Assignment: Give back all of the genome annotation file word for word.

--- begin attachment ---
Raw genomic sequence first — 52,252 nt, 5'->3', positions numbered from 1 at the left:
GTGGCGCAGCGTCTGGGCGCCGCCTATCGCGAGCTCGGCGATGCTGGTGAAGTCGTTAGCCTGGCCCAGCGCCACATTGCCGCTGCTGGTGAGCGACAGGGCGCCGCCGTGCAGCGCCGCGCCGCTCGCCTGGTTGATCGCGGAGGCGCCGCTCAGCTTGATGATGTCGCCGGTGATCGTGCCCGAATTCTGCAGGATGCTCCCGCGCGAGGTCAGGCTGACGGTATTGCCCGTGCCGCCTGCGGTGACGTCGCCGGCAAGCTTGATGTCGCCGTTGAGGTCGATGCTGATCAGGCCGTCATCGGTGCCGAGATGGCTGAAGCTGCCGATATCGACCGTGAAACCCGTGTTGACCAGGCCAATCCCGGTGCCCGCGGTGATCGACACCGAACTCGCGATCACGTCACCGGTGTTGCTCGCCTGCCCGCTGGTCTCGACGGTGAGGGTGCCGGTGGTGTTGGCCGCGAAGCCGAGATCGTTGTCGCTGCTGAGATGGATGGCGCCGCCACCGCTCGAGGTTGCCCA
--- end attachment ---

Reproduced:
Raw genomic sequence first — 52,252 nt, 5'->3', positions numbered from 1 at the left:
GTGGCGCAGCGTCTGGGCGCCGCCTATCGCGAGCTCGGCGATGCTGGTGAAGTCGTTAGCCTGGCCCAGCGCCACATTGCCGCTGCTGGTGAGCGACAGGGCGCCGCCGTGCAGCGCCGCGCCGCTCGCCTGGTTGATCGCGGAGGCGCCGCTCAGCTTGATGATGTCGCCGGTGATCGTGCCCGAATTCTGCAGGATGCTCCCGCGCGAGGTCAGGCTGACGGTATTGCCCGTGCCGCCTGCGGTGACGTCGCCGGCAAGCTTGATGTCGCCGTTGAGGTCGATGCTGATCAGGCCGTCATCGGTGCCGAGATGGCTGAAGCTGCCGATATCGACCGTGAAACCCGTGTTGACCAGGCCAATCCCGGTGCCCGCGGTGATCGACACCGAACTCGCGATCACGTCACCGGTGTTGCTCGCCTGCCCGCTGGTCTCGACGGTGAGGGTGCCGGTGGTGTTGGCCGCGAAGCCGAGATCGTTGTCGCTGCTGAGATGGATGGCGCCGCCACCGCTCGAGGTTGCCCA